Overview of the Nation's Weather Satellite Programs and Policies, Hearing Before the House of Representatives, Committee on Science, Space, and Technology, Subcommittee on Environment, Subcommittee on Oversight, One Hundred and Fourteenth Congress, First Session, December 10, 2015   [open pdf - 3MB]

This the December 10, 2015 hearing, "Overview of the Nation's Weather Satellite Programs and Policies," held before the House of Representatives Committee on Science, Space, and Technology, Subcommittee on Environment and Subcommittee on Oversight. From the opening statement of Jim Bridenstine: "My concerns about a gap in data were highlighted when we recently learned that a retired NOAA [National Oceanic and Atmospheric Administration] satellite broke up on orbit. While this satellite was not currently in use, it raises questions: how viable are NOAA's satellites as they age? What happens when satellites are extended well beyond their designed life? What components utilized on the satellite that broke up are being used on currently operating NOAA satellites? And what design reviews of satellites being built today are being undertaken? Due to the critical role satellite observations play in forecasts, it is critical NOAA be vigilant in mitigating, preventing, and avoiding space debris. Losing an operational satellite due to space debris will severely degrade forecasts and put millions of Americans at risk. We need to be certain that our costly satellite systems remain robust and safe." Statements, letters, and other materials submitted for the record include the following: Jim Bridenstinek, Barry Loudermilk, Stephen Volz, and David Powner.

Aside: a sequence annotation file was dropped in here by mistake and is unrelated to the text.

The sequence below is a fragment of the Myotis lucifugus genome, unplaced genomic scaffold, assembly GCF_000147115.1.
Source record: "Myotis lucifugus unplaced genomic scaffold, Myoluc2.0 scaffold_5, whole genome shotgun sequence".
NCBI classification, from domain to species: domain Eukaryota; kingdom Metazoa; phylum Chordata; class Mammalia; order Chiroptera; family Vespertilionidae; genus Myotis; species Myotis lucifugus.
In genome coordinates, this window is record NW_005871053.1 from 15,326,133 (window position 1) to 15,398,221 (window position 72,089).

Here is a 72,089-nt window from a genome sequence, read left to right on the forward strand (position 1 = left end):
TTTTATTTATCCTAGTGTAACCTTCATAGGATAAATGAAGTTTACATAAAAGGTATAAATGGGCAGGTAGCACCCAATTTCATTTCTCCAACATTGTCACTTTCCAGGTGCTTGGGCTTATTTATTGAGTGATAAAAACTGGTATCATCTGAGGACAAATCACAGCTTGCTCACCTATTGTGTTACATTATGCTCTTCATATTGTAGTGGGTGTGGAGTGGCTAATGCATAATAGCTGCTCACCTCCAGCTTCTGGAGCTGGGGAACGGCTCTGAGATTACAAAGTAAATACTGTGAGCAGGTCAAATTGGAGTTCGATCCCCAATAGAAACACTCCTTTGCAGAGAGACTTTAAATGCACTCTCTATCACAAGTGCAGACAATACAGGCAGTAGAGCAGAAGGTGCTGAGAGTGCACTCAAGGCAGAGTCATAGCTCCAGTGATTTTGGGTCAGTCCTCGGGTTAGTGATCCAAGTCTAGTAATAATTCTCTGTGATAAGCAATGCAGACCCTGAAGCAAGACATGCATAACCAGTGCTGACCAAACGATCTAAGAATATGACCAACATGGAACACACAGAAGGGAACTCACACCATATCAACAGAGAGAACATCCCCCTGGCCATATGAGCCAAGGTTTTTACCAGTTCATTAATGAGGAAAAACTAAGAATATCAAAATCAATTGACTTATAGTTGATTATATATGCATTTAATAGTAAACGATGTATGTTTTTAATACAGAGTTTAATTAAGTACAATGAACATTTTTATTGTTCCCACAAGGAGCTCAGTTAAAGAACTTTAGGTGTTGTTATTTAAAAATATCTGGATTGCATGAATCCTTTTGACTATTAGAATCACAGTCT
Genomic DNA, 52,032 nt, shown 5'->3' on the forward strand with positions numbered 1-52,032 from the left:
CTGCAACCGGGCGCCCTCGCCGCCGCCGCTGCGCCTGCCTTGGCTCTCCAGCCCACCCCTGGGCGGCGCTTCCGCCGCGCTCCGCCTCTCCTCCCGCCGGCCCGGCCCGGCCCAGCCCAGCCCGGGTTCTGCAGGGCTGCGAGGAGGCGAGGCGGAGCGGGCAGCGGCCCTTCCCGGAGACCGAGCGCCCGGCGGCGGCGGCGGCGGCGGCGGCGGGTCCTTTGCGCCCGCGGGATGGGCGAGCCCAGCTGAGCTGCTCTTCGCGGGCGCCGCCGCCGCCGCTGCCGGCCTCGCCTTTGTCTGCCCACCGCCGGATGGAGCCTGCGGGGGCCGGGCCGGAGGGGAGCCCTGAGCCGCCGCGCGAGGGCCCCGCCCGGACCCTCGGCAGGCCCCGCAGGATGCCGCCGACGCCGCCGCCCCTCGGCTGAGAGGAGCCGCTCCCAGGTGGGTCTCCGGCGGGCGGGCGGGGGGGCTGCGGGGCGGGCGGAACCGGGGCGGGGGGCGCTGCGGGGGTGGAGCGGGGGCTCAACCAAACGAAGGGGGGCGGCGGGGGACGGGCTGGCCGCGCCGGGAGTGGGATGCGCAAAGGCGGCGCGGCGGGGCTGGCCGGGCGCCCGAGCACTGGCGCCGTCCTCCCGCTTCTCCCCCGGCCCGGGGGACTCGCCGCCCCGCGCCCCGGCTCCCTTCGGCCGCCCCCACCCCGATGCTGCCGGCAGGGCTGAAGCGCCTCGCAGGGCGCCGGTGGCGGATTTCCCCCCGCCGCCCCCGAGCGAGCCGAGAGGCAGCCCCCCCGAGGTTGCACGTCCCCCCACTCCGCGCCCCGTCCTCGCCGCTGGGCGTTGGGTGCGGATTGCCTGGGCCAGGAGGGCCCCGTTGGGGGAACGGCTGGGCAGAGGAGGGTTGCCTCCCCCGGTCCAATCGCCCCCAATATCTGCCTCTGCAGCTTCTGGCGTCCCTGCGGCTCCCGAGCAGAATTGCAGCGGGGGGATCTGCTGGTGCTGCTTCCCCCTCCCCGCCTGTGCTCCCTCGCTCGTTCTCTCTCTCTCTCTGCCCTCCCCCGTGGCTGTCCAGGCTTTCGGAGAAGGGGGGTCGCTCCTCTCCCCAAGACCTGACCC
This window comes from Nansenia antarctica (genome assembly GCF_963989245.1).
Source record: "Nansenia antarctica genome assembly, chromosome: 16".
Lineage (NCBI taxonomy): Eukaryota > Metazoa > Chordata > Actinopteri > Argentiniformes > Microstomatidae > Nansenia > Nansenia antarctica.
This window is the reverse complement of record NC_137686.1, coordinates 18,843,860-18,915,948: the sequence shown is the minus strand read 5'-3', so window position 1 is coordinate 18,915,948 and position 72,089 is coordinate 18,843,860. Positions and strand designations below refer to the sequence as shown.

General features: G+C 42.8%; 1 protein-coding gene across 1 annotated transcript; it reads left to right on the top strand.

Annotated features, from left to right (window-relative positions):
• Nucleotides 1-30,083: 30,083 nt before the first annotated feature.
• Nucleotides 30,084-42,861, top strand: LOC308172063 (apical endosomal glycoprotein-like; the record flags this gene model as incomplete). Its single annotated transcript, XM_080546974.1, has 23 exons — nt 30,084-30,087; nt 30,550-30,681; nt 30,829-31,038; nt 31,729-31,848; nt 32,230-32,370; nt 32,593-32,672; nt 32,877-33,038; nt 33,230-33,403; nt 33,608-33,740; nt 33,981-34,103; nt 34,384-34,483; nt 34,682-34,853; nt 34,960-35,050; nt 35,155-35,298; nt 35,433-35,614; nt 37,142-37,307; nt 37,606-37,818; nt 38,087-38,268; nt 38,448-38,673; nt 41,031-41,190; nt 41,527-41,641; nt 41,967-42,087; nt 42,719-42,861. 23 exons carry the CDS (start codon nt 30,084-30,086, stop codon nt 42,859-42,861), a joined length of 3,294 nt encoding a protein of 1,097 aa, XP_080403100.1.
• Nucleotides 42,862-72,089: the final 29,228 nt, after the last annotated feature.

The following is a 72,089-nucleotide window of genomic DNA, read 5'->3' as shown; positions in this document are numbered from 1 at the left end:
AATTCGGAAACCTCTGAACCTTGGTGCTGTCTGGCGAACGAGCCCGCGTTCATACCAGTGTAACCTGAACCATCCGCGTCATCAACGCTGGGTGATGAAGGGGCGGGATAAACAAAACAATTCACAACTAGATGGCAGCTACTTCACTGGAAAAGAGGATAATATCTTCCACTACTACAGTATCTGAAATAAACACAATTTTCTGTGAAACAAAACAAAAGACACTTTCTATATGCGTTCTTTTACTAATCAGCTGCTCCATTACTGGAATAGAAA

Report Number:
Serial No. 114-55
Public Domain
Retrieved From:
Government Publishing Office: https://www.gpo.gov/
Media Type:
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